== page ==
“Fish Tank” was written and directed by Andrea Arnold. It is a gritty, disturbing coming-of-age story for Mia played by Katie Jarvis, a fifteen year old girl who wishes to be a dancer but lacks raw talent and makes up for it with raw attitude against everyone in her life until the introduction of her mother’s new boyfriend, Connor played by Michael Fassbender makes a major impact on her life.
First off, I never deciphered the title. Why Fish Tank? There is a fish in it and some swimming in the water but at no point did I feel this girl was trapped in her life and while she maintained a bit of routine aka swimming in circles, I felt she went through a great deal of journey and changing up of her habits due to new circumstances introduced into her environment so….why?
Next, the main character Mia is almost impossible to like. The biggest problem is that she is difficult to understand when she is speaking and at least 25% of her lines were lost. She is hostile and spews bile out of her mouth at anyone who even glances at her the wrong way. The littlest thing sets her off and even when someone takes a chance on her and shows her attention, tries to get her to smile and encourages her to pursue her goals, she’ll turn on them in a heartbeat. Granted, not everyone here is deserving of good behavior, in fact all the characters have a dark streak in them and rub each other the wrong way, but her temper is so explosive that it becomes difficult to make excuses for her purely based on environment and genetics. She has a few fleeting moments of happiness and has a very pretty smile in those rare moments but she never holds on to it and pushes it away as if it makes her vulnerable. This is one tough cookies, almost inaccessible to anyone who speaks to her until a particularly hot older man breaks her down.
All that being said, Katie Jarvis’ first movie role as Mia was pretty amazing. The unsentimental presence that she stays guarded with throughout is consistent and compelling for a new performer. Her own dream is to be able to dance but her stiff movements and lack of a gift for rhythm makes all of her moves, no matter how rehearsed seem forced and unnatural. She is extremely defensive and secretive about her dream until she lets another character deeper into her life. The peeling away of the layers and slowly exposing the depths of her character also reveals ulterior motivations of the others in her family. Jarvis’ talent is proven in how unsettling the movie feels until the eventual mild, calm ending.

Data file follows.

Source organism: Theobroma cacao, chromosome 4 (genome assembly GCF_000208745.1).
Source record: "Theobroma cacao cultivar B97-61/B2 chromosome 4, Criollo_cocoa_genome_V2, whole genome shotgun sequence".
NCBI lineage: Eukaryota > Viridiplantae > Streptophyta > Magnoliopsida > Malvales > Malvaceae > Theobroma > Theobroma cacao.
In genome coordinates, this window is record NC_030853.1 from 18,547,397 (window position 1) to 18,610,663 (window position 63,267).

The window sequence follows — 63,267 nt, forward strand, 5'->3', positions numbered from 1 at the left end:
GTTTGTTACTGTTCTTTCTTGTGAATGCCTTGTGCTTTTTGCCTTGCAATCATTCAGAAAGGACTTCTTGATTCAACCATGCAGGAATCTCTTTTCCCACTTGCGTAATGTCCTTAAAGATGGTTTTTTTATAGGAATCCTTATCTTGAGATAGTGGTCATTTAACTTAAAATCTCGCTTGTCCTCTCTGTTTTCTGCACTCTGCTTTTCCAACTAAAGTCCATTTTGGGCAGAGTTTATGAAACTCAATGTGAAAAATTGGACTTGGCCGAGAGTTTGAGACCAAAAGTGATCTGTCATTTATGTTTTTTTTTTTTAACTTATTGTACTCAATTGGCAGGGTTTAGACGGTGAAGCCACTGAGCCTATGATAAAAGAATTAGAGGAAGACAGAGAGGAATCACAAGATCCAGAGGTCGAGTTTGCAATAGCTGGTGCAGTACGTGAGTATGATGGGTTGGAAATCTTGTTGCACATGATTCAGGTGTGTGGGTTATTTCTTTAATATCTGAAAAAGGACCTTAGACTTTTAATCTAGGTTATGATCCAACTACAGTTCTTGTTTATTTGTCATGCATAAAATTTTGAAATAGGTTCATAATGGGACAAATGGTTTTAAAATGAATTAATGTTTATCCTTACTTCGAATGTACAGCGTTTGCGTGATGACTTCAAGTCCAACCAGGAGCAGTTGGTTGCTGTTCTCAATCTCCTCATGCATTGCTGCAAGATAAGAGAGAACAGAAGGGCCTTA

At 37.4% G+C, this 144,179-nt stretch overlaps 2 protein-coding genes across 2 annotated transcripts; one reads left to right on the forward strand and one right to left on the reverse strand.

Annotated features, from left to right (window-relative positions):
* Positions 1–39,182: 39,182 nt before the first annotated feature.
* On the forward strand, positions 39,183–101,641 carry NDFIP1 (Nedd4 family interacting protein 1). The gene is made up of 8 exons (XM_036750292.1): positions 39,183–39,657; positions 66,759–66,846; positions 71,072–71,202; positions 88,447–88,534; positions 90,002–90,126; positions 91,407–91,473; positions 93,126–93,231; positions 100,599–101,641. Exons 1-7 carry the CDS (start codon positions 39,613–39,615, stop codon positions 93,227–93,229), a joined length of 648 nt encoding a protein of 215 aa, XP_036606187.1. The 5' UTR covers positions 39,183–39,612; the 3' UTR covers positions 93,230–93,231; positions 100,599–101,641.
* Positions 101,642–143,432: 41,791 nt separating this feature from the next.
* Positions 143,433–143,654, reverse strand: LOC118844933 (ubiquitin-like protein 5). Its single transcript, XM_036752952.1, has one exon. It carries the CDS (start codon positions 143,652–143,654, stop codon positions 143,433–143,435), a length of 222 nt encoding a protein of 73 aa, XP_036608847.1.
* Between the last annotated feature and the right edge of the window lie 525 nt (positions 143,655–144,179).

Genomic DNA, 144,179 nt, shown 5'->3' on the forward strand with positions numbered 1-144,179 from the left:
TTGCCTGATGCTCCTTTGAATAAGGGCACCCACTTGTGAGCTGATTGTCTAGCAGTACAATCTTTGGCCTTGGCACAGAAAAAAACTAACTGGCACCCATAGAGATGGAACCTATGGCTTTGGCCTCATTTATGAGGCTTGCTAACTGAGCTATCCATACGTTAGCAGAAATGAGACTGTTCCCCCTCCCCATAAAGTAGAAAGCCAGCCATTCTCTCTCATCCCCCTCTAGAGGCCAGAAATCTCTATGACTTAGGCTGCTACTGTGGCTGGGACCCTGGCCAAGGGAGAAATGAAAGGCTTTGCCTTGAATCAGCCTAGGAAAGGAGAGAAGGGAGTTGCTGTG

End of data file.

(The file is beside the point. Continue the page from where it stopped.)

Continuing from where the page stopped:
The most enjoyable (if there is something to enjoy here) part of the movie was Michael Fassbender as Connor. Obviously he is an attractive man shirtless but he has an effortless charm and walks the line perfectly between responsible adult and possible lech for a minor. You can’t tell what side he is leaning towards because all of his actions and remarks can be seen in both lights and it really keeps you guessing throughout. Either way, the impression is given that he cares about Mia for some reason and encourages her to help her succeed and perhaps the factor that he might be the only person to do that for her wrapped up in a sexy package feeds Mia’s hidden desire for him.
The story was riveting and difficult to look away from. It ties your insides up into a knot and stays that way for the two hour duration and is so disturbing that it sticks with you and I have a stomach ache sitting here immediately afterward. The acts were well set up gradually increasing the stakes and suspense and a few scenes I couldn’t look away even if I wanted to! The shaky cam was only occasionally distracting and overall served the movie well for realism. The lighting was not always lit in such a way that you could see the characters and the experimentation with light and shadow and focus made the reality take on a different feel adding suspense and confusion. Using these techniques, the film takes on the feel of a waking nightmare while displaying a window into British lower-class.